Guest Post by Will Hindmarch: Learning to Write

Writer and game designer Will Hindmarch is an occasional contributor to WWdN and constant mooncalf. In a good way.

When the writing is tough, I doubt a lot of my words and think hard about whether I really know what I’m doing or not. Where do I get the nerve to try to be heard or read?

As David Simon once put it, who died and made me Storyteller?

Thinking back to some of the lessons I’ve learned as a writer and narrative designer, I think about all the hours I’ve logged — through doubt and confidence, pain and passion — writing things I thought I might not be able to write. A lot of my knowledge was given to me by teachers and mentors but I think maybe none of it really made sense until I dared to fulfill or defy the lessons given unto me. I could train and train but only while I was writing did the full substance of the lessons make sense to me.

When the student is ready, the blank page shall appear.

It takes many forms. I’ve logged a gazillion hours telling collaborative stories through tabletop RPGs, which are a great way to learn adaptation, improvisation, and quick development of ideas as they happen. It’s a great medium for learning — you can imagine how excited I am by the prospect of a tabletop RPG show from my friend, games master Wil Wheaton. (So do fund the hell out of that, if you please.) We can all glean lessons from that kind of play.

Combine the experience points I’ve earned from RPGs with the  time I spent in the authorial batting cages of Ficlets (where I got to write stories in tandem with Wil) and you get my newest game design, which itself combines narrative gaming with actual writing.

That’s Storium.

Storium is my effort to cultivate and give back some of the lessons and inspiration I learned as a student, as a gamer, and as a professional writer. I want to make a community where we write for fun, earning our writerly experience points through collaborative storytelling online with a bit of a gamey layer to provoke and inspire us. Storium makes it easier to face the blank page. Together, through play, we can level up our skills.

Through the Storium funding campaign’s new educational milestone, we’ll be able to build something that flexibly and interactively helps all of us players explore new narratives, new worlds, and new points of view.

No lesson in writing can substitute for actual time spent writing and reading. Our goal for Storium is to make storytelling — including writing and reading — more social, more playful, and powerful in unique ways. It’s by writing that the lessons become real.

So who made me Storyteller? I did. I had help from friends like Wil, who encouraged me when I was adrift, but it was playing games and writing stories that made me a writer.

Who makes you Storyteller? You do. You are. Go play.

 

6 thoughts on “Guest Post by Will Hindmarch: Learning to Write”

  1. When you say “storytelling”, do you mean long chapter books or short prose or short stories? Or, any writing project? I struggle with pre-writing and pre-planning. I hate it. With a passion. I made it through college by writing my assignment (reports, journals, what ever) at the last minute. Well, not quite the last minute, but i think you get my gist. While I hate writing to produce looong pieces, I absolutely looove short stories. Even better, quick writes for 1000 words or less. With a deadline. My struggle there is topical. I draw blanks on what to write about. Give me a sentence starter and I’m off and running. I wrote a short story horror piece in high school that was revealed to be an violent, over-producing spewing electric popcorn maker. Now that type of project? I’m hooked. The work you guys put into bigger pieces leaves me with a profound sense of respect for the tenacity at which you are able to finish a piece regardless of how long it takes. I will never produce such a piece as respectable as yours, but i commend those of you who are able to see it through to the end!!!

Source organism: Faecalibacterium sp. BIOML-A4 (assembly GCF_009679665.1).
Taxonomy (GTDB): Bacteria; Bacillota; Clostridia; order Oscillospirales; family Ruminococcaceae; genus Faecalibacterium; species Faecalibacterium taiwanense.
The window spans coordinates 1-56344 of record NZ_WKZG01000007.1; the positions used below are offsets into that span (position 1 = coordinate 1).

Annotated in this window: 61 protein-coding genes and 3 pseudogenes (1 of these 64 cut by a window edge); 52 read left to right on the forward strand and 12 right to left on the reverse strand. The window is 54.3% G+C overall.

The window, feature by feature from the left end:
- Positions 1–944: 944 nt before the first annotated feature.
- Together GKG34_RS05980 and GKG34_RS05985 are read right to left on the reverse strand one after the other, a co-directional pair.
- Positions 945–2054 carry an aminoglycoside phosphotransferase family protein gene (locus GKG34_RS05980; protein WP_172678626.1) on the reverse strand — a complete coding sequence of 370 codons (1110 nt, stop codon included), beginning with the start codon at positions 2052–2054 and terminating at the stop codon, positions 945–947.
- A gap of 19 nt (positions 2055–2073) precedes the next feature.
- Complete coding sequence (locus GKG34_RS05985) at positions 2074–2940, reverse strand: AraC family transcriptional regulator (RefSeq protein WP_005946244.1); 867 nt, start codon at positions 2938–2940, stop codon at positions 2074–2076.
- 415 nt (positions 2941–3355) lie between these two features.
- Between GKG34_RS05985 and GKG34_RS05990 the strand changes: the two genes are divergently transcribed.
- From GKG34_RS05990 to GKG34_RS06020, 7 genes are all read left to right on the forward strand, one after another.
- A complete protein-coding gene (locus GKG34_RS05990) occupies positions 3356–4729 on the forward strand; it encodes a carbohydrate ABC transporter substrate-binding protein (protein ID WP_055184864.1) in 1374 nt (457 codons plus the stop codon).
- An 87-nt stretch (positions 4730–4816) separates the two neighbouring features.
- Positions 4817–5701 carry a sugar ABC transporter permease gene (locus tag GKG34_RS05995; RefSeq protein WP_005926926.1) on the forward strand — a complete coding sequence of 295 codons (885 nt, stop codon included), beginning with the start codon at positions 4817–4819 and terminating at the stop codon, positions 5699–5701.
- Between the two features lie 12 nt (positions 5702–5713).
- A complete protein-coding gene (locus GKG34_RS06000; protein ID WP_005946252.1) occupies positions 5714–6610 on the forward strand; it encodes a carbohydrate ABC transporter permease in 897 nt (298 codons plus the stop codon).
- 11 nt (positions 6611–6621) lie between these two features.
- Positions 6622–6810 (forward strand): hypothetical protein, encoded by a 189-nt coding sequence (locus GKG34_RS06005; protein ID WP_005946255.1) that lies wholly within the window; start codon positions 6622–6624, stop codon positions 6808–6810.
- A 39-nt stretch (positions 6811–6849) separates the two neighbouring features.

1. Writing is a skill, which means all that stuff you’re not good at yet? You can get good at it. It’s not always easy — and it might not be worth it if you can make it on the stuff that suits your inherent style — but I’m a big believer in learning lots of forms and techniques for the page. I’m good at a few forms of writing that aren’t easy for me. I think we too often correlate what’s easy with where our talents are strongest.

      Put another way, do not stop! :)

  2. Also, I love this:

    “So who made me Storyteller? I did.”

    So true. I’ve recently fallen off the writing wagon and the Voice of Self Doubt is loud lately, so I’m hoping to dust off the skills with Storium. We’ll see how it goes. Thanks for making us a place to play.

  3. Thank you for the outstanding blog post about writing. It’s a struggle every day to be the Storyteller but so worth it. (and just explored and backed your Storium kickstarter for me and my storytelling friends. Super excited!)

  4. This comment is so late that you might never see it–I’m very, very far behind on my RSS feed–but I just wanted to tell you how much I’m enjoying Storium. A friend backed the Kickstarter and convinced me to play and it’s been so much fun. We’re currently wandering around a jungle somewhere–I’m holding a mysterious crystal that must be good for something! But we’re also already talking about what our next stories will be–space? super-heroes? a sedate murder mystery? It’s the first time I’ve ever collaborated with other people like this and it’s so entertaining. Thank you for creating it!

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